Jefferson County boasts more than a thousand employees stretched over 43 different departments, and earning a combined gross salary of more than $160 …
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Jefferson County boasts more than a thousand employees stretched over 43 different departments, and earning a combined gross salary of more than $160 million.
But what Jefferson County does not have is a unified time clock and employee-leave system.
Instead, each department has resorted to”various paper time- entry forms that require duplicate entry into (county’s) financial system by the timekeepers,” according to a report by Jeffco Administrative Services Director Todd Leopold.
Last week Leopold briefed the Jefferson County Board of County Commissioners about the situation and asked for approval to move to a unified electronic time clock and employee-leave system.
The commissioners gave their approval for Leopold to proceed.
The estimated cost of the unified system is $360,000 in addition to a $110,000, three-year annual maintenance contract. That funding is available in this year’s Information Technology Fund, Leopold said.
According to Leopold’s report, and information from Human Resources Director Jennifer Fairweather, what exists now is a patchwork system that combines paper time sheets and spreadsheets. Managers look over and sign off on the figures, then give the information to department timekeepers, who must often manually reenter employee hours into a county payroll program.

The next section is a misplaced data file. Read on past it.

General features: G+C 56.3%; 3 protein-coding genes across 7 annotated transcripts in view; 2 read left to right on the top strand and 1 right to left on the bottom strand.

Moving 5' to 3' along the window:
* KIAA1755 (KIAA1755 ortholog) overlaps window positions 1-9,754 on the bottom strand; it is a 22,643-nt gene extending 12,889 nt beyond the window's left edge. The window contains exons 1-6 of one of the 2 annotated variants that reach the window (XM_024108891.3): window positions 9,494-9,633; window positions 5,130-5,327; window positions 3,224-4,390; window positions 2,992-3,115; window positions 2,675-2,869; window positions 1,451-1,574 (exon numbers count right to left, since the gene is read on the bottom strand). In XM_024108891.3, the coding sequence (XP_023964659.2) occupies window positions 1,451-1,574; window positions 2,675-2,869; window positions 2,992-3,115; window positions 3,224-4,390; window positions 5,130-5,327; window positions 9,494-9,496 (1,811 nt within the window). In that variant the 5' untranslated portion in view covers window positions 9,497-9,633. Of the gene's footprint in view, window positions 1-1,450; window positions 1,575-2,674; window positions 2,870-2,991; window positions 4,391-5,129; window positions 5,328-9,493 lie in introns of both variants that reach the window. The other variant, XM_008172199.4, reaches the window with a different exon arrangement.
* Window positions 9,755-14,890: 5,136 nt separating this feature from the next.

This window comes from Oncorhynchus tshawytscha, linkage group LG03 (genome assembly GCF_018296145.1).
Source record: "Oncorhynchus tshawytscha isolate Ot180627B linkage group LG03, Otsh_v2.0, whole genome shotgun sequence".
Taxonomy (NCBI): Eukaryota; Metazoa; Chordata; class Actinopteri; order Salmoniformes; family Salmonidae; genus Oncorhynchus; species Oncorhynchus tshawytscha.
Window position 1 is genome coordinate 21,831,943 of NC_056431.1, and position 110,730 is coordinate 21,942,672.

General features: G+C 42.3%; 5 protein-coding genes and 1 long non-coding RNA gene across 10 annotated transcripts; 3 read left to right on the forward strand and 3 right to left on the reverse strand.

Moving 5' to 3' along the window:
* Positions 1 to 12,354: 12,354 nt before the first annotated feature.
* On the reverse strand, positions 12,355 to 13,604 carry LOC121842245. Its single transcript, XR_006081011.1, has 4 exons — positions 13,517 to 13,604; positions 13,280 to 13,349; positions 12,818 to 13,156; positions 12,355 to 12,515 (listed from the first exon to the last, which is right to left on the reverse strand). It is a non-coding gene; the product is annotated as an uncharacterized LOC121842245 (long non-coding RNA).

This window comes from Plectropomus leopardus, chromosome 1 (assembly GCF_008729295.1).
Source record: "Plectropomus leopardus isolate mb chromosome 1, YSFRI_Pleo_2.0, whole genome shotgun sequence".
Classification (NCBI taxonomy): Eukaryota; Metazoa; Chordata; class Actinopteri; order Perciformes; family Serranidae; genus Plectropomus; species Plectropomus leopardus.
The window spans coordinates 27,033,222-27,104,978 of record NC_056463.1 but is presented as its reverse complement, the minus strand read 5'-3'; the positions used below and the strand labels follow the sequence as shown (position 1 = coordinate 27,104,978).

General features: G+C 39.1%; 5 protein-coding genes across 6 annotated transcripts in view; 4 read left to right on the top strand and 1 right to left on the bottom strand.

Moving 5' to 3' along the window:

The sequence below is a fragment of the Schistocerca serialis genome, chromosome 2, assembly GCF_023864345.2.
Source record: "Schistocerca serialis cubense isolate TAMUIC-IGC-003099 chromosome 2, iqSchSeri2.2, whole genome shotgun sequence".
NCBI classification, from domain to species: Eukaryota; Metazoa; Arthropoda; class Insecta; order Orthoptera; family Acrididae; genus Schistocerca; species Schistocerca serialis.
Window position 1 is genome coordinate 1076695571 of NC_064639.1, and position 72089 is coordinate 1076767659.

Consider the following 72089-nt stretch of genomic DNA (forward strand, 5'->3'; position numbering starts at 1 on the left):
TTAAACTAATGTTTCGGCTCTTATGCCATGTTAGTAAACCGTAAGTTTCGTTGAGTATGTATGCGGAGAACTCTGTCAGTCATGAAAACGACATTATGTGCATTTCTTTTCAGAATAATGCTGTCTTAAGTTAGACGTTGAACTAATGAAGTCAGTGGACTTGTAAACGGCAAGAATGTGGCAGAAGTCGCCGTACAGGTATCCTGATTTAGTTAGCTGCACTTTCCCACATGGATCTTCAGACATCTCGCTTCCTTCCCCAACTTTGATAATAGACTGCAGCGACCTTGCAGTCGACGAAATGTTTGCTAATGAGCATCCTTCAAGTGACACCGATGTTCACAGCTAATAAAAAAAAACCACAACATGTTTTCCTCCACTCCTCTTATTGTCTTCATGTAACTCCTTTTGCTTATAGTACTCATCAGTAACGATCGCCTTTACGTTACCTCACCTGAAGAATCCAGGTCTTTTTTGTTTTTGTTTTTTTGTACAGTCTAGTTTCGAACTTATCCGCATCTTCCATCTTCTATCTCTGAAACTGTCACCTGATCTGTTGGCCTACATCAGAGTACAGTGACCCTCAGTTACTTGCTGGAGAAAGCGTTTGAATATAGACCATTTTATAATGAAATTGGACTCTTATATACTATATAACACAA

Leopold said the current approach is time consuming and likely to result in data-entry errors. He said efficiency studies show companies that use this approach have twice to three times as many payroll and leave errors than those that use an automated system.
With an automated system, county employees will clock in and out on the time clock and make requests for certain types of leave through the new program. Fairweather said she expects the new program will streamline the whole payroll process, and be more accurate and user-friendly for county employees who can actively see their hours instead of retroactively filling out a sheet. She said the program could also help with employee scheduling.
”A lot of the departments have said they’d look forward to something like this,” she said. ”It could be a great tool for them, for making sure shifts are covered, and for avoiding overtime.”
Because of the complexities of integrating the new system in so many departments, it is not expected to be fully operational until midway through 2013.
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